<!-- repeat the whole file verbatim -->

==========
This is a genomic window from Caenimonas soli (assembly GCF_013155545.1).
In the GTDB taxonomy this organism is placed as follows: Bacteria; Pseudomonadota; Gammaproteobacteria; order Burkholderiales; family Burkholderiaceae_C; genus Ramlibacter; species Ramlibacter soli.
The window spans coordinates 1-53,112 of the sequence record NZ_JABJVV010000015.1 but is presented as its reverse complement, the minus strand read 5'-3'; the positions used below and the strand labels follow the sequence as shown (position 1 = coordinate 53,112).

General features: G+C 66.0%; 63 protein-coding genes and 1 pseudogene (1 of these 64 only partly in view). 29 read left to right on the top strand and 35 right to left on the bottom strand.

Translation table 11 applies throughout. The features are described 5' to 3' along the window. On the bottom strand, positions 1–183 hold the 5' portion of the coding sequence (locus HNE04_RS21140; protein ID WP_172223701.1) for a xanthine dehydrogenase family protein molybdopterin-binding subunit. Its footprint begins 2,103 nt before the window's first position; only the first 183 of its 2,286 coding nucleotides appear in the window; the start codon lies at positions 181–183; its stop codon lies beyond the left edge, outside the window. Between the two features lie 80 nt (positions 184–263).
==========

This is a genomic window from Caenimonas soli (assembly GCF_013155545.1).
In the GTDB taxonomy this organism is placed as follows: Bacteria; Pseudomonadota; Gammaproteobacteria; order Burkholderiales; family Burkholderiaceae_C; genus Ramlibacter; species Ramlibacter soli.
The window spans coordinates 1-53,112 of the sequence record NZ_JABJVV010000015.1 but is presented as its reverse complement, the minus strand read 5'-3'; the positions used below and the strand labels follow the sequence as shown (position 1 = coordinate 53,112).

General features: G+C 66.0%; 63 protein-coding genes and 1 pseudogene (1 of these 64 only partly in view). 29 read left to right on the top strand and 35 right to left on the bottom strand.

Translation table 11 applies throughout. The features are described 5' to 3' along the window. On the bottom strand, positions 1–183 hold the 5' portion of the coding sequence (locus HNE04_RS21140; protein ID WP_172223701.1) for a xanthine dehydrogenase family protein molybdopterin-binding subunit. Its footprint begins 2,103 nt before the window's first position; only the first 183 of its 2,286 coding nucleotides appear in the window; the start codon lies at positions 181–183; its stop codon lies beyond the left edge, outside the window. Between the two features lie 80 nt (positions 184–263).